Miriam Hoexter

Keywords: Foundation, 20th century, Islamic History, Islamic Charity Institution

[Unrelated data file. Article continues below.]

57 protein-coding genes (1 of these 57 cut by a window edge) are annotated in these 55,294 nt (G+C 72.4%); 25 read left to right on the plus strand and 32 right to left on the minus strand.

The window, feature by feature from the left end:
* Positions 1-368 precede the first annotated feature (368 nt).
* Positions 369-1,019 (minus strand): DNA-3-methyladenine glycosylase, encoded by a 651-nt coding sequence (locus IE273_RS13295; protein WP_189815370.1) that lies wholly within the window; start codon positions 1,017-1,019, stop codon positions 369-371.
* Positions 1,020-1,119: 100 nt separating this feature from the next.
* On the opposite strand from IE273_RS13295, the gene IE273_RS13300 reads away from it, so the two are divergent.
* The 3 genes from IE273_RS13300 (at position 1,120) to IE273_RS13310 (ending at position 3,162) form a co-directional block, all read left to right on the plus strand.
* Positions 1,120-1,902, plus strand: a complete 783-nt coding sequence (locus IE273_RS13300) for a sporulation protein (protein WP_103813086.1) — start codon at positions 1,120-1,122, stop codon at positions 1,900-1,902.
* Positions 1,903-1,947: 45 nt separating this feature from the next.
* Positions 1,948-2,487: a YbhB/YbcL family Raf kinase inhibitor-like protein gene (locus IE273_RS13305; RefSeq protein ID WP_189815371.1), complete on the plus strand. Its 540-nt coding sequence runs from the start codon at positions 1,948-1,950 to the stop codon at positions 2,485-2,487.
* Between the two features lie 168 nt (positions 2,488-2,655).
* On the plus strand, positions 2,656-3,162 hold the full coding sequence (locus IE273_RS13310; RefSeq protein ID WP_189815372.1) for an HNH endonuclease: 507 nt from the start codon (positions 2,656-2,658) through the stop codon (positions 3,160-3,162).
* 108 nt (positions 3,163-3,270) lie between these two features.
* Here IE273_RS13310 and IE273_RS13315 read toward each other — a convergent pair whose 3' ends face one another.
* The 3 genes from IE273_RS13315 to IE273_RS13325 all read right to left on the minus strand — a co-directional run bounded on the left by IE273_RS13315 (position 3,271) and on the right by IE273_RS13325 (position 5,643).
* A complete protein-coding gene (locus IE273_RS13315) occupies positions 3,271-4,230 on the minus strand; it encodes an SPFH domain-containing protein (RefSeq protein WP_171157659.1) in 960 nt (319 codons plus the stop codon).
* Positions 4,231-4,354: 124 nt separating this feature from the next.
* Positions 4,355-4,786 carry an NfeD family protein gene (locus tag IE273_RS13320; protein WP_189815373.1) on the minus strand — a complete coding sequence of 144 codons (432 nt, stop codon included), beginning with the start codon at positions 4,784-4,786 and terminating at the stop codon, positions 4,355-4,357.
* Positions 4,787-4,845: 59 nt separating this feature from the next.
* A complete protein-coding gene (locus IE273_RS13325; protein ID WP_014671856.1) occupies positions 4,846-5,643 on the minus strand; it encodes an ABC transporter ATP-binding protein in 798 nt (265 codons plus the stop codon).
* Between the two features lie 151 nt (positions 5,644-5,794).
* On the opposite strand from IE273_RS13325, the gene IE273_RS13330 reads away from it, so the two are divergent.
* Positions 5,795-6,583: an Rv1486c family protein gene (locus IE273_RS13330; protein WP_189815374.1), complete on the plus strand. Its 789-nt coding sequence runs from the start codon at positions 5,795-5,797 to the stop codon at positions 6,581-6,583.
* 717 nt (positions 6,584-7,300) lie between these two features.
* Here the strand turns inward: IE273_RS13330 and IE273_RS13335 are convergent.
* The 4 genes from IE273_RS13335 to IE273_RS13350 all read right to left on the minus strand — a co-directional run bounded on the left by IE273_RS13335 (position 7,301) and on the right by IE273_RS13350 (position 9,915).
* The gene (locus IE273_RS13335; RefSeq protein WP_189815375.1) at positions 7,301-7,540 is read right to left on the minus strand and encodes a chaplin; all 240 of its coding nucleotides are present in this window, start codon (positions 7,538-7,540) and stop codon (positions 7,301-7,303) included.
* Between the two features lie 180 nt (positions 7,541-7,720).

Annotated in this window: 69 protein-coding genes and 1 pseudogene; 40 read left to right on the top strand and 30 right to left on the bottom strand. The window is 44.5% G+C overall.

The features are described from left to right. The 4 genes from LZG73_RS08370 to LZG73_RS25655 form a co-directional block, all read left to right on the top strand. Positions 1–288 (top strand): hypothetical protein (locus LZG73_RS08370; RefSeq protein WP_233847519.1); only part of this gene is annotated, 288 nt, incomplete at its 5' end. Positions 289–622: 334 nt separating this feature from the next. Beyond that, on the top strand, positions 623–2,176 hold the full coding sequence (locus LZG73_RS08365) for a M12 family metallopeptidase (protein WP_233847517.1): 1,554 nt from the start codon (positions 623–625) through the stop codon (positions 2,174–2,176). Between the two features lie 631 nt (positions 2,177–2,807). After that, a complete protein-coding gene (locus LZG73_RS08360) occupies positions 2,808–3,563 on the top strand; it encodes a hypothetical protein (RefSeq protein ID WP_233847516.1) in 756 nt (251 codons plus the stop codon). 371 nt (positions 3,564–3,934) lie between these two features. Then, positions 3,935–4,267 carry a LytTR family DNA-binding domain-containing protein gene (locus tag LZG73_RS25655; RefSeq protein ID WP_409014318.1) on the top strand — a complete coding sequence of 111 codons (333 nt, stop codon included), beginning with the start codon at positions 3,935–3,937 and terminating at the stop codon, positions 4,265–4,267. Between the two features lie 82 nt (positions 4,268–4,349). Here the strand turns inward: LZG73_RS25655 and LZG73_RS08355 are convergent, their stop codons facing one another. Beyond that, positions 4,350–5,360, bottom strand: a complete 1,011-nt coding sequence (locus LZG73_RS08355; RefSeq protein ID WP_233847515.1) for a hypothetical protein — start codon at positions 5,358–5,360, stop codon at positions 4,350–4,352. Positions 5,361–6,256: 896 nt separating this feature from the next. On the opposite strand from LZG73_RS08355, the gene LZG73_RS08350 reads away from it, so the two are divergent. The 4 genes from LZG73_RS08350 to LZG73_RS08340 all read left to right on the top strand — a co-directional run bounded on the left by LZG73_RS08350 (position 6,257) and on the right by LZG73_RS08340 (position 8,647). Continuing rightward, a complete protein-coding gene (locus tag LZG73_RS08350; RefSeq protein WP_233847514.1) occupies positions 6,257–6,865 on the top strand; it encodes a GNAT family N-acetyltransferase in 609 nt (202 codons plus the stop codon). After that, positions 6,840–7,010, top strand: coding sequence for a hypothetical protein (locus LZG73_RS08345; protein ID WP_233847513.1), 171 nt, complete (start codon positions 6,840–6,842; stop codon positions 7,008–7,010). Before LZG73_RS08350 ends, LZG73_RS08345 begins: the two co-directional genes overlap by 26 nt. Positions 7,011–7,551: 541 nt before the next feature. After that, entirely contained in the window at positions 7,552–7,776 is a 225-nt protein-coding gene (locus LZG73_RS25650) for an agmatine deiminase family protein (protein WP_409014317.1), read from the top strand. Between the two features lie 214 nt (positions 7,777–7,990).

Miriam Hoexter evaluates Islamic pious endowment studies in the framework of research conducted in the 20th century. Occupying a central place in Islamic studies, the respective body of work is examined under three main headings. The first section is devoted to scholars concerned with the legal dimension of pious foundations, and appended are citations of publications focussed on legal reform in various parts of the Islamic world, translations of the foundation deeds of trust and a few monographs. The second section includes scholars who have concentrated on the influence of the institution of pious endowments on agrarian relations and whose centerpiece is an international seminar that was held in the late 1970s (a series of topics like the economic effects of foundations, their importance from the perspective of various social services, and the interrelation of the state and endowments and one of the sessions was devoted to the methodology of quantitative analysis). While the topics discussed are meaningful in the light of pointing to the agenda of studies to be conducted in the future, the perceptible interest in socioeconomic history increases the utility for endowment scholars of records like judicial court registers as a complementary component of the contemporary development. An attempt is made in the third section to determine whether or not in the two to three decades subsequent to the seminar the scope of issues pursued by endowment scholars did in fact alter and expand and, as a result, the foundations worked to include ideological, sociological, and cultural conceptualizations. Today, while some scholars are preoccupied with themes like the role of endowments in the concepts of private and public in the formation of the spheres of civil society and the government, foundation studies have acquired an intellectual discourse by virtue of such themes.